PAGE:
Biotechnology, supercomputer take on cassava pests, disease

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A Perth team is using the most powerful research supercomputer in the southern hemisphere to fight world hunger.

U.S. computational biologist Laura Boykin has travelled to Perth to lead the team trying to eradicate the spread and domination of whiteflies in East Africa, which causes almost 50 percent destruction to a tuber called cassava, an important food crop in the region.

“Cassava is a crop that 800 million people depend on for their daily calories,” Boykin said.

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“The whitefly is transmitting two types of viruses in East Africa … the cassava crops are dying and farmers are having a really long hunger season.”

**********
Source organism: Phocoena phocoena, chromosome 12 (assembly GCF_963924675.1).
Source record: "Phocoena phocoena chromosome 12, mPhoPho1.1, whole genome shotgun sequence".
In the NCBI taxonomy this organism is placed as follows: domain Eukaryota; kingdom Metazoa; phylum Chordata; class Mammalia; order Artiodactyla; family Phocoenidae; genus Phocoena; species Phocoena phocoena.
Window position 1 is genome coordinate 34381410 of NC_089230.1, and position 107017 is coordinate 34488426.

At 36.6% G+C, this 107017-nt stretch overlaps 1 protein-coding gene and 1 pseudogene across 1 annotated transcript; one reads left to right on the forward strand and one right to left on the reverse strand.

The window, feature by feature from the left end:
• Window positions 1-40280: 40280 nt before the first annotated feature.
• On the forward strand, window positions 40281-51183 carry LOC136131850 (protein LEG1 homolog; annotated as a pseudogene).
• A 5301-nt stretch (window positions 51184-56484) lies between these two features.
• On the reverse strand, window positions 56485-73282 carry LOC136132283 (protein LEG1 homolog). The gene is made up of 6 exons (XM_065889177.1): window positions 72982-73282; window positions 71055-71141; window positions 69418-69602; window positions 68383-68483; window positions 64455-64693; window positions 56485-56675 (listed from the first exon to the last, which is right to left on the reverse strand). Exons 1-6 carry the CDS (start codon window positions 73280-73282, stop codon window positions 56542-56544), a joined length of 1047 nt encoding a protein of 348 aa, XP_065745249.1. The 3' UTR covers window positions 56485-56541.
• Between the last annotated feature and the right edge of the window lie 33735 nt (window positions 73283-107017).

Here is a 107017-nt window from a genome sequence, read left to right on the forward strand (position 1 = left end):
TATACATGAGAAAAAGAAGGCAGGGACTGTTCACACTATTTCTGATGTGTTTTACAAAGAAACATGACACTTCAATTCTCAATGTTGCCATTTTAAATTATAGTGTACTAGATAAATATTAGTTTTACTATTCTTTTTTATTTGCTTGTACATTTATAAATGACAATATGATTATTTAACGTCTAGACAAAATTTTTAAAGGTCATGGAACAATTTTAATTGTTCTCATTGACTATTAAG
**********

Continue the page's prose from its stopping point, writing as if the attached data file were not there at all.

As part of a Bill and Melinda Gates grant, Boykin’s team at the University of Western Australia is working on identifying the DNA of the species responsible for the obliteration of crops.

“Up until 2007 people thought that only one species of whitefly existed,” she said.

“Now we know there are at least 34 confirmed species of whitefly globally.

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“Our role here is to identify the enemy … ultimately we want to be able to hand farmers cassava crops that are resistant to the whiteflies and the viruses they carry.”

Boykin said Perth’s supercomputer Magnus was able to crunch the huge amount of data generated by trying to identify the DNA of the flies.

She recently presented at the UN’s Solutions Summit.

“The Solutions Summit identified 17 global goals,” she said.

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“The first one was ending poverty and number two was zero hunger.

“The work we do hits dead on with both of those.”

Read full, original post: Perth supercomputer powers world hunger fight to eradicate devastating whitefly from Africa

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